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Antipsychotics in the elderly: Reducing risks of stroke and death

To minimize cardiovascular dangers, think twice about the evidence.

Vol. 4, No. 11 / November 2005

In early-stage Alzheimer’s disease, Mrs. P enters a nursing home because her daughter, who usually takes care of her, is hospitalized for cancer chemotherapy. Mrs. P promptly develops paranoid delusions and refuses her medications for high blood pressure and high cholesterol. What are the treatment options? Is any one antipsychotic safer than another?

Writing an antipsychotic prescription for patients such as Mrs. P is no longer a quick scribble. First we learned that atypicals may alter glucose and lipid metabolism in clinically troublesome ways.1,2 Then we learned that antipsychotics can triple the risk for sudden death in older patients with dementia. (See FDA advisory, Related resources.)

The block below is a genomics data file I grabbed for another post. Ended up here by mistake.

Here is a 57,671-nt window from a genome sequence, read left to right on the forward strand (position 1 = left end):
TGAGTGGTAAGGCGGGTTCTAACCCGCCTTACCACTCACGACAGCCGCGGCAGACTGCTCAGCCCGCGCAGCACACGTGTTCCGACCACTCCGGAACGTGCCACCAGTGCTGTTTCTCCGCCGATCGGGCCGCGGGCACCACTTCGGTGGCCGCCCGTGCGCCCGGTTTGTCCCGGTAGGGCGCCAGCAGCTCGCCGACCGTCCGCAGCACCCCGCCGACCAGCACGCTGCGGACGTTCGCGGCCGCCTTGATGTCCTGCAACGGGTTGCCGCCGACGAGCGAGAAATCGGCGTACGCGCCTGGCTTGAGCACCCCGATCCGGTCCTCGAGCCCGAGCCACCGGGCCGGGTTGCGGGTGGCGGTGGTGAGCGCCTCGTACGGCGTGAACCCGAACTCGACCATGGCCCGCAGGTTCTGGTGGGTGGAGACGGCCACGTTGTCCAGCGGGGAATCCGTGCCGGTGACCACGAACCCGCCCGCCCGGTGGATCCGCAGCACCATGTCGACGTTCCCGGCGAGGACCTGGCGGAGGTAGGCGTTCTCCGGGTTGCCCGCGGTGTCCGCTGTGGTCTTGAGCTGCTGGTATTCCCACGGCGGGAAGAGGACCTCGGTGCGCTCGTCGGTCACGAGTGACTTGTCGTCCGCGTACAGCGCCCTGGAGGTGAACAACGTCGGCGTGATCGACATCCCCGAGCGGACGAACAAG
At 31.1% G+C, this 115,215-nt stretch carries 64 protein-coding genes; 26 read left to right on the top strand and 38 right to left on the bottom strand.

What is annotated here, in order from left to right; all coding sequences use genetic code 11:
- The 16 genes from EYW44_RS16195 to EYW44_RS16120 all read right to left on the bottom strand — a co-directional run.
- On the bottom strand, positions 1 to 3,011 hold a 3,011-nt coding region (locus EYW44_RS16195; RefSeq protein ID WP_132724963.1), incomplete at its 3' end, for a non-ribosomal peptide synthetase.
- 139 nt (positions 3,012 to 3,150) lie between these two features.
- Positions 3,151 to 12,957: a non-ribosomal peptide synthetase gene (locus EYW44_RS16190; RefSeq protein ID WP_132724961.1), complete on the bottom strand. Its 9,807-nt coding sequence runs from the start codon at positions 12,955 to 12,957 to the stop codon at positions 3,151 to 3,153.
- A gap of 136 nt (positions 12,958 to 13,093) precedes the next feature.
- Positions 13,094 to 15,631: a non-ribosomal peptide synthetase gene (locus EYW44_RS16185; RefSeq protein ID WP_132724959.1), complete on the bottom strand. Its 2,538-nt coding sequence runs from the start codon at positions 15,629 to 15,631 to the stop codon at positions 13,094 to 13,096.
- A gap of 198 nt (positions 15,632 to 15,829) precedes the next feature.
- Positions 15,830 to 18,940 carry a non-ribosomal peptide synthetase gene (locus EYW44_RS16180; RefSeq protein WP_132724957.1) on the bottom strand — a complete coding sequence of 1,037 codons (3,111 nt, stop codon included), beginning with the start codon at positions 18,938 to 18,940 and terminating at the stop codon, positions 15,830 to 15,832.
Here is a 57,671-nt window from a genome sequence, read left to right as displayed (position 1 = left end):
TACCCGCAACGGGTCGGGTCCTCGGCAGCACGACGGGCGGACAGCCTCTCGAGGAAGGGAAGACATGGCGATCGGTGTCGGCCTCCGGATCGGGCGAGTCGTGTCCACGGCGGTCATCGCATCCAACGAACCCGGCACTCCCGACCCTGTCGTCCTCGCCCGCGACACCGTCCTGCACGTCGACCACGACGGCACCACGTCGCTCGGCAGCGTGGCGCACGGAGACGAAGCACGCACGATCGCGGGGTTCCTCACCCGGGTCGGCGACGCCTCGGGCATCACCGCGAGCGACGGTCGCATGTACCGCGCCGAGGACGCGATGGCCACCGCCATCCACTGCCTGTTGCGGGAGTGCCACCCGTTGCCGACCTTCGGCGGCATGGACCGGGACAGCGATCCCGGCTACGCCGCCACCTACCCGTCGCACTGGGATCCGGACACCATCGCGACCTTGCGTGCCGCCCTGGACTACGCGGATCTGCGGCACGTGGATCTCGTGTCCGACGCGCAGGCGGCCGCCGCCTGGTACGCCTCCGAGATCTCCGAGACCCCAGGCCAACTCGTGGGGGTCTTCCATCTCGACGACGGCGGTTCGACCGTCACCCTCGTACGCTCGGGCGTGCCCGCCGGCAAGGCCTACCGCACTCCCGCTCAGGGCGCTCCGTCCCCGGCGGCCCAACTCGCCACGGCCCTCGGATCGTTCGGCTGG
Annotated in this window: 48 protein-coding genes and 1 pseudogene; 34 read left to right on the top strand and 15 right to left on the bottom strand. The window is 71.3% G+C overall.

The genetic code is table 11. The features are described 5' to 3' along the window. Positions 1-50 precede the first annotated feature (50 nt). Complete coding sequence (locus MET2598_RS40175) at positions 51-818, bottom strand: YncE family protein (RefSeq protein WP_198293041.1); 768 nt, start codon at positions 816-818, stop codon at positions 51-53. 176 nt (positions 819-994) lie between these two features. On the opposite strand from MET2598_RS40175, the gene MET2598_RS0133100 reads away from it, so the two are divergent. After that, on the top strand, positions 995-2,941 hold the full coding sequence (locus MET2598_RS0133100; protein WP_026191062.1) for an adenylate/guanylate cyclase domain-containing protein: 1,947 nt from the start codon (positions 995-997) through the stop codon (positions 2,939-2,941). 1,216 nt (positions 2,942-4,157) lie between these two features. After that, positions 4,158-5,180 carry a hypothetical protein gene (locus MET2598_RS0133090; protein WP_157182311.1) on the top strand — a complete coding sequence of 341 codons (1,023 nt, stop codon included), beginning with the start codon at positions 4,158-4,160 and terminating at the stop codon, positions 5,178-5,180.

How great are the risks, who is at risk, and how strong is the evidence for these new risks? The debate is not yet settled, but the boundaries of good practice for antipsychotic use in older patients are being redrawn. This is particularly true for those with dementia, in whom antipsychotics’ risk/benefit ratio is higher than for older patients with schizophrenia or bipolar disorder.

Unproven effectiveness

Antipsychotics are not FDA-approved for treating dementia-related psychosis. Though antipsychotics are commonly used off-label to treat behavioral disturbances in the elderly with dementia, no standard of care exists for managing these symptoms with drugs. So far, the evidence for antipsychotics’ effectiveness for dementia’s behavioral and psychological symptoms is spotty at best.

Sink et al (Table 1)3 systematically reviewed 14 randomized, controlled trials and concluded “there is no clear evidence that typical antipsychotics are useful for treating neuropsychiatric symptoms [of dementia].” They concluded from 6 studies of atypicals that only olanzapine and risperidone had shown efficacy, but the effects were “modest and further complicated by risk of stroke.” When the benefits are modest, the risks are more difficult to justify.